Posted by Jason Diamond

Born in San Diego on this day in 1918, and named after President Theodore Roosevelt, Ted Williams would grow up to become arguably the greatest pure hitter the game of baseball has ever known. Equally loved and hated among the Boston Red Sox faithful, he would never help deliver a championship to the city, and his career would be interrupted by two separate tours of duty — forever leading baseball fans to ask, “what if?”  Would he have broken hitting records, won championships, and maybe become a little bit more likeable?  These questions are what makes Ted Williams one of the biggest questions marks in the long history of the great American pastime.

An easier conclusion to draw is that Ted Williams was obsessed with two things: perfection and fishing.  The 1986 Esquire piece on him, “What Do You Think Of Ted Williams Now?, makes that picture crystal clear, and leads me to believe that he thought everything else could go and fuck itself.  The opening sums it all up:

Few men try for best ever, and Ted Williams is one of those. There’s a story about him I think of now. This is not about baseball but fishing. He meant to be the best there, too. One day he says to a Boston writer: “Ain’t no one in heaven or earth ever knew more about fishing.”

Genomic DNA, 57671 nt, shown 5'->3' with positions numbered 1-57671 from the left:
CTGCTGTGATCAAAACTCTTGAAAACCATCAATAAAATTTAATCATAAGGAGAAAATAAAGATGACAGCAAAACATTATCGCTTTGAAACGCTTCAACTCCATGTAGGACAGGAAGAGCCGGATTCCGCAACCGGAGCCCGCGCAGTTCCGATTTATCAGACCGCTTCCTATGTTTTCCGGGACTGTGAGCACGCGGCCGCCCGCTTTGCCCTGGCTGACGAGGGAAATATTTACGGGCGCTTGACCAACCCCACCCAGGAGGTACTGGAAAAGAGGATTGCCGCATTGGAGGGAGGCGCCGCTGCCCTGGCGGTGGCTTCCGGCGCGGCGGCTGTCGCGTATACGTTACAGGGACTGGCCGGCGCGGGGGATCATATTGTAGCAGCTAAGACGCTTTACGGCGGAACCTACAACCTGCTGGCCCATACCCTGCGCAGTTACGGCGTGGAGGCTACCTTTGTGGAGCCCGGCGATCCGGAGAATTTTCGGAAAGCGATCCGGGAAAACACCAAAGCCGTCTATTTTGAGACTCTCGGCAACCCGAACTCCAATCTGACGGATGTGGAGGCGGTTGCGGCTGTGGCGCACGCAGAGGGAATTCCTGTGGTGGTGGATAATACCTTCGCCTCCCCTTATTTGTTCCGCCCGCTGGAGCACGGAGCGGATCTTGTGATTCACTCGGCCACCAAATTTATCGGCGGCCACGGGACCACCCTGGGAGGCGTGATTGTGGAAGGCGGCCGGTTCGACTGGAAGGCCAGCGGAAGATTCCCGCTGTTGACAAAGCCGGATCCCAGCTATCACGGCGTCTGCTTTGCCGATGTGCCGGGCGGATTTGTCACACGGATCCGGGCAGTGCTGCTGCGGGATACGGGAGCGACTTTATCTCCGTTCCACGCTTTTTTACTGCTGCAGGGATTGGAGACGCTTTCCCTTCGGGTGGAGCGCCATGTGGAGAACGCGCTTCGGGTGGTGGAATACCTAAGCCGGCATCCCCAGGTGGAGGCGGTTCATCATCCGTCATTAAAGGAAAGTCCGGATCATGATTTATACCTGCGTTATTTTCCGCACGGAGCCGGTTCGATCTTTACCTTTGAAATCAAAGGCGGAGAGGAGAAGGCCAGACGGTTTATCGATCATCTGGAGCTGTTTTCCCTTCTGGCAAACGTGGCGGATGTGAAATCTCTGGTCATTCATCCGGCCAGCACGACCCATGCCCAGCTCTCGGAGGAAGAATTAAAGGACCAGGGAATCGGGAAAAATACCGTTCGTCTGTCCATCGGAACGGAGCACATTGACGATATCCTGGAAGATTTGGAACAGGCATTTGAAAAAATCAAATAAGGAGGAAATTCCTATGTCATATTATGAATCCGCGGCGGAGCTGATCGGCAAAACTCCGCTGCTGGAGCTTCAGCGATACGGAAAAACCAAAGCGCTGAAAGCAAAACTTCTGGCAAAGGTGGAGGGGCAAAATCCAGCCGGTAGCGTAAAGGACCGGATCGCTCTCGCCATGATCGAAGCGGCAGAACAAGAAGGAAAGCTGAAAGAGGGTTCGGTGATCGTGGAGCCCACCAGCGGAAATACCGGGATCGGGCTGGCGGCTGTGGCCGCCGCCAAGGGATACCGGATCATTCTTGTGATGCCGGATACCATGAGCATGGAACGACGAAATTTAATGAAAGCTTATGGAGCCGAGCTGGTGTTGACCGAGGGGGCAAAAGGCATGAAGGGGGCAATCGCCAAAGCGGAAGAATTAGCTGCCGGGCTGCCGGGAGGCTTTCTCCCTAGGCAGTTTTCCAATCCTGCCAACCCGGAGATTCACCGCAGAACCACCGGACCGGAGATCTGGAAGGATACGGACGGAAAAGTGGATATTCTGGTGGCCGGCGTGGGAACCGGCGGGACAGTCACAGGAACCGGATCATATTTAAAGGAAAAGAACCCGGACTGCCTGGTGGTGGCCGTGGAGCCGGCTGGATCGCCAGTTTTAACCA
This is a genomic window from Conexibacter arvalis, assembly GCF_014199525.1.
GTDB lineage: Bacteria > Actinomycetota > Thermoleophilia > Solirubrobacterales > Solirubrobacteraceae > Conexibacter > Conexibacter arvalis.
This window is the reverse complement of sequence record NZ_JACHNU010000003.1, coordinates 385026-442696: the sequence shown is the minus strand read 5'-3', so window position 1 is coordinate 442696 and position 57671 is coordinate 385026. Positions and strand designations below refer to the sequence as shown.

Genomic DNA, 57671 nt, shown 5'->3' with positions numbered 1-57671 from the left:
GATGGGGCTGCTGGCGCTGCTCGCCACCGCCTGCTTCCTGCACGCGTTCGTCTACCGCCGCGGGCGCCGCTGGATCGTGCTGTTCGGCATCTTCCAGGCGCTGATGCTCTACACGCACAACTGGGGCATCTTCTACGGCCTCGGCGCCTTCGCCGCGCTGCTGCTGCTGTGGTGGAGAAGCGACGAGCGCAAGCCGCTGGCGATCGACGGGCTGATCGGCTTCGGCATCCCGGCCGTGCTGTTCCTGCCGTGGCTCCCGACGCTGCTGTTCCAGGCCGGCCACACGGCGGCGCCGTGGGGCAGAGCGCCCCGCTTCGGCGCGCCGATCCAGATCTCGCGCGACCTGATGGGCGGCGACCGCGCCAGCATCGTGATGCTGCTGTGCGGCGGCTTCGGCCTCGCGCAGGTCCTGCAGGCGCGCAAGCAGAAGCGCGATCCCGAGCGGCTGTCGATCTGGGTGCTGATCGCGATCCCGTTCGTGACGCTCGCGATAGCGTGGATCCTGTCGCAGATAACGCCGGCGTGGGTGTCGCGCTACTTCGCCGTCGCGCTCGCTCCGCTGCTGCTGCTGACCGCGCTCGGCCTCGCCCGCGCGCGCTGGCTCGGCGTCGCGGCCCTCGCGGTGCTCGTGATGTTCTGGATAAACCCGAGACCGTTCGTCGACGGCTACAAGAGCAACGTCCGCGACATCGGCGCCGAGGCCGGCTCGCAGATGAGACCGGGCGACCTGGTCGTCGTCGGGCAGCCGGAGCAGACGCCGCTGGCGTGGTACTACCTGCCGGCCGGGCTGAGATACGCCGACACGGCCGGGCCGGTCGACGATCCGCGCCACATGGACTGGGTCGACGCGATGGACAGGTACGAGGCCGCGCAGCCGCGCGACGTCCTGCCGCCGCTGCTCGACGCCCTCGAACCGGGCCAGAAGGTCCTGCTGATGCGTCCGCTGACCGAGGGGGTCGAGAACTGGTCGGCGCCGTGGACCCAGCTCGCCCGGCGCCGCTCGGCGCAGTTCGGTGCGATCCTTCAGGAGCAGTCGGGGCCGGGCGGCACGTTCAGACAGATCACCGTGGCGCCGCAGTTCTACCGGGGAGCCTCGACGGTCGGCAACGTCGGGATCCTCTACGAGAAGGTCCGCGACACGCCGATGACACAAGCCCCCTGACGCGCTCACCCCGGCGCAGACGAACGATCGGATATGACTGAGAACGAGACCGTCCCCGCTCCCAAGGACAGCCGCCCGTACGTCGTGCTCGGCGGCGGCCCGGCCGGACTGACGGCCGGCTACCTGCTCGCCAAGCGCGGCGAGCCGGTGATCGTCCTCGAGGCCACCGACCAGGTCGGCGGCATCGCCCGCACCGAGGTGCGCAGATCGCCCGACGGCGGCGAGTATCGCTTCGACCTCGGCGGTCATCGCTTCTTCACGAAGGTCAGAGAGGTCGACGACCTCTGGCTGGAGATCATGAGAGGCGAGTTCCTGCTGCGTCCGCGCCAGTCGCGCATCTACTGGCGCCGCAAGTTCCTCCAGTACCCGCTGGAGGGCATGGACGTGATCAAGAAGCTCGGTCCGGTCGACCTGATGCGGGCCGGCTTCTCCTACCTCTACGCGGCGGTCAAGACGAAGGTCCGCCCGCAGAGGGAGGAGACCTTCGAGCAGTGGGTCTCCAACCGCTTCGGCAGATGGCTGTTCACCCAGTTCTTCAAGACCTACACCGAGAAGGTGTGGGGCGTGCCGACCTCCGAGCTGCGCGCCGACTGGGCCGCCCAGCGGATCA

“Sure there is,” says the scribe.

“Oh, yeah? Who?”

“Well, God made the fish.”

“Yeah, awright,” Ted says. “But you have to go pretty far back.”

The story of Ted Williams would make a good novel.  His towering greatness as a hitter, juxtaposed with his failure to win the big games, topped off with his sour attitude, made him the all-American anti-Joe DiMaggio. Maybe that’s what made him so intriguing, and that’s what gave John Updike the inspiration to write a 1960 New Yorker piece on Williams last game that might be one of the greatest things ever written about baseball, “Hub Fans Bid Kid Adieu.”

Read: “Hub Fans Bid Kid Adieu” by John Updike

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